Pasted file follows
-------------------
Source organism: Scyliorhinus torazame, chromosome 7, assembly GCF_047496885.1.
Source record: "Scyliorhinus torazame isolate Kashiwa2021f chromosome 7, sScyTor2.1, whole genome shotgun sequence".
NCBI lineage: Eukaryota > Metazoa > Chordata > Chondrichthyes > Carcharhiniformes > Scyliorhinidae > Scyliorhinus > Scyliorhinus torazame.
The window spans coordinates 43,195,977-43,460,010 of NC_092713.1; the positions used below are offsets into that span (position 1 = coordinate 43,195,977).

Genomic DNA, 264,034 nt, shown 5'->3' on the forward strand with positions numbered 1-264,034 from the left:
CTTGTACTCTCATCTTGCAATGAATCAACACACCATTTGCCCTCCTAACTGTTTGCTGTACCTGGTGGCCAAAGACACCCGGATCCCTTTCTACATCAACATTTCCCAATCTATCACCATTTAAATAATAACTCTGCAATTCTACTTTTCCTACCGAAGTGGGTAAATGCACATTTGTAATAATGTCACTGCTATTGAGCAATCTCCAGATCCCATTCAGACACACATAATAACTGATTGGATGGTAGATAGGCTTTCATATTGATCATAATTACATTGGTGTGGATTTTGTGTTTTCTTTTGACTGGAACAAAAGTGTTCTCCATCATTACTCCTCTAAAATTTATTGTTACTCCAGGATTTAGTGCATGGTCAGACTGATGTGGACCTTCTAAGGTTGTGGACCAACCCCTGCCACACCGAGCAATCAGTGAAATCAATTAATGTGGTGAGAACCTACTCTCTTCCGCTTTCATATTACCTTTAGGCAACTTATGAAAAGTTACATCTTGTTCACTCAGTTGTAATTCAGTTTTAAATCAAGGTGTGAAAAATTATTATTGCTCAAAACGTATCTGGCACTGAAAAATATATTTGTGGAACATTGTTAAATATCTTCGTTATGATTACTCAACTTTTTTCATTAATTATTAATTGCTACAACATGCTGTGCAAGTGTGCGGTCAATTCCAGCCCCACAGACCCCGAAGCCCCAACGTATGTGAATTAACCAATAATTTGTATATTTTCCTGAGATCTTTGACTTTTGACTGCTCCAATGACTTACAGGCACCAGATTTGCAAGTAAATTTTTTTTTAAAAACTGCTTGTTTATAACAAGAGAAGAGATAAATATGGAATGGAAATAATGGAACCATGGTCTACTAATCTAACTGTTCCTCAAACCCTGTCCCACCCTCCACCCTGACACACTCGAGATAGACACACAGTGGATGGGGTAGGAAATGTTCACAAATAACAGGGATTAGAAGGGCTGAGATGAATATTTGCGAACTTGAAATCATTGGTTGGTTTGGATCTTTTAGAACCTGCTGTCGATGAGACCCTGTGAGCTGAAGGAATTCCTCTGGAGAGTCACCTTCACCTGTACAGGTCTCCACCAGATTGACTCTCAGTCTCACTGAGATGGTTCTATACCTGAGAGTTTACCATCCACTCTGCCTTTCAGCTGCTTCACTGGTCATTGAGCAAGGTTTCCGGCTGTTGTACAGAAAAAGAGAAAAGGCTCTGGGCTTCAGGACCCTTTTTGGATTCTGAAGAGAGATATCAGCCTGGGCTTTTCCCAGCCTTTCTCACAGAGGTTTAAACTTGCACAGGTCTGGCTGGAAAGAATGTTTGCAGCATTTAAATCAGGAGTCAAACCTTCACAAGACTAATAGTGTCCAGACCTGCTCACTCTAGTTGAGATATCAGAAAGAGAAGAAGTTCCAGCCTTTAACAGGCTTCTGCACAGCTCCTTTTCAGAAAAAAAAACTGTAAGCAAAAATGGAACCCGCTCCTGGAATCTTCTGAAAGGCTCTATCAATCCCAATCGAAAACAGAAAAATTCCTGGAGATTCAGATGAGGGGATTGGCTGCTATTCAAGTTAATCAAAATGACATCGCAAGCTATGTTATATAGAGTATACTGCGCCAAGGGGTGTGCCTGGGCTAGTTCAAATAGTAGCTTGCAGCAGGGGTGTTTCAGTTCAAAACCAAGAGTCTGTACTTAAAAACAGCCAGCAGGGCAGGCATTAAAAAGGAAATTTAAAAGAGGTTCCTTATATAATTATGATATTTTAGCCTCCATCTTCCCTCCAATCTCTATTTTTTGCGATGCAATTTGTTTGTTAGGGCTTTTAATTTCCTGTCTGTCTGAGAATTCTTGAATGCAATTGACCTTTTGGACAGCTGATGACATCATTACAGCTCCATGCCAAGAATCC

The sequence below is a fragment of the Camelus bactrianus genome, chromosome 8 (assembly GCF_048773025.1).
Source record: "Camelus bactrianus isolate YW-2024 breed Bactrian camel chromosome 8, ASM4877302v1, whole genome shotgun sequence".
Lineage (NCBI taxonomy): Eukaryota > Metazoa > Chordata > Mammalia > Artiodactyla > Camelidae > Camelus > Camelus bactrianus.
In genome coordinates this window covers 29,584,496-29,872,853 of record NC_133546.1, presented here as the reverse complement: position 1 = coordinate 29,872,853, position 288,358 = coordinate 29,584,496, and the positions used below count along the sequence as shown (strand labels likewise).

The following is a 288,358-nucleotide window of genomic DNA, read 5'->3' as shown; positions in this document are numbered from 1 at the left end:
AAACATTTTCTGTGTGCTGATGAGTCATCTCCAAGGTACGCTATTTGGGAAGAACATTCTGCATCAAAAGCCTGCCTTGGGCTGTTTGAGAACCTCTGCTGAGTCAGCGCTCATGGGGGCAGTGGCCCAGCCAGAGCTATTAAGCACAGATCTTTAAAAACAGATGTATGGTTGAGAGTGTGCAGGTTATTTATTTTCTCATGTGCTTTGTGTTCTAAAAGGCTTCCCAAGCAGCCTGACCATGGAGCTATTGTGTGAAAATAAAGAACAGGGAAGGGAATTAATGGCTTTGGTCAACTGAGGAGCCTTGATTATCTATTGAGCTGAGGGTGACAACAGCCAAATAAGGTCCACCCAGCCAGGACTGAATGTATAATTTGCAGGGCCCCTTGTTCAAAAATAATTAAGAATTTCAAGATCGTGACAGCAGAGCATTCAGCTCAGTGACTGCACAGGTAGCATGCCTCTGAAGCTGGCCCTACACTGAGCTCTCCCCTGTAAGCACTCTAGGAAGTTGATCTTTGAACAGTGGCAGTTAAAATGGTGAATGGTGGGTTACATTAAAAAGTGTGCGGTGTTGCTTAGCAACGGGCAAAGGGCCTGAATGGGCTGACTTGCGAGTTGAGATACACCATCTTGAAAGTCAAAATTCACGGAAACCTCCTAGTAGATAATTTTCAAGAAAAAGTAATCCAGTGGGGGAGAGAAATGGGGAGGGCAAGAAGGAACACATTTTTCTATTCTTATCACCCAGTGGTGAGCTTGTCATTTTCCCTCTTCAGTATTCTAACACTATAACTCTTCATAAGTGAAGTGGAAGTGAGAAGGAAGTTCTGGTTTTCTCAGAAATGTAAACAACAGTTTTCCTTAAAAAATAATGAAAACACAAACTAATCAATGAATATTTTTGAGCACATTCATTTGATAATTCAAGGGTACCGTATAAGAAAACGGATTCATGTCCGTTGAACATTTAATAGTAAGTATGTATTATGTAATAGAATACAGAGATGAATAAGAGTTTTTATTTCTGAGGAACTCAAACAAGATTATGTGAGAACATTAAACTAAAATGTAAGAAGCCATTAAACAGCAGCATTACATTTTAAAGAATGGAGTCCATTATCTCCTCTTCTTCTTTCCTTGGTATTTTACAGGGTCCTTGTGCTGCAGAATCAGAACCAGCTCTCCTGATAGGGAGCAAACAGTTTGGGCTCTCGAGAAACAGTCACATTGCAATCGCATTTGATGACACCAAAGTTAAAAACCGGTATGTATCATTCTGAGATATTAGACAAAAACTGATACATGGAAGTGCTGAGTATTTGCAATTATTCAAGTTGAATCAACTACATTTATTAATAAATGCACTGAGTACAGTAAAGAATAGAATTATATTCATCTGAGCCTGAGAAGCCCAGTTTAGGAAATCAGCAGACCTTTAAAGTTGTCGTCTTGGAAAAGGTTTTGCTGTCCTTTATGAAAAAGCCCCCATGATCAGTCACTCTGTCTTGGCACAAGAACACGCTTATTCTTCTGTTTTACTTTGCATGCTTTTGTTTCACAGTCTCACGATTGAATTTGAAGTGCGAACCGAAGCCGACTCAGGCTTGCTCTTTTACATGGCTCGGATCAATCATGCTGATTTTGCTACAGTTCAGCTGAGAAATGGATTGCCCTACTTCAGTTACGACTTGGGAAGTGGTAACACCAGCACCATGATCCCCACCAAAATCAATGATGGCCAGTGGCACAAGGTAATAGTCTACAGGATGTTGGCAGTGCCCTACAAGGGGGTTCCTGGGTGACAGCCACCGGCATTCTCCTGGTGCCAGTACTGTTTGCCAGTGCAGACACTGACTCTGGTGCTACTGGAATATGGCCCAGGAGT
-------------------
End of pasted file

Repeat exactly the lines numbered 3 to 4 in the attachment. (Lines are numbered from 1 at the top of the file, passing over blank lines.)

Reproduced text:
NCBI lineage: Eukaryota > Metazoa > Chordata > Chondrichthyes > Carcharhiniformes > Scyliorhinidae > Scyliorhinus > Scyliorhinus torazame.
The window spans coordinates 43,195,977-43,460,010 of NC_092713.1; the positions used below are offsets into that span (position 1 = coordinate 43,195,977).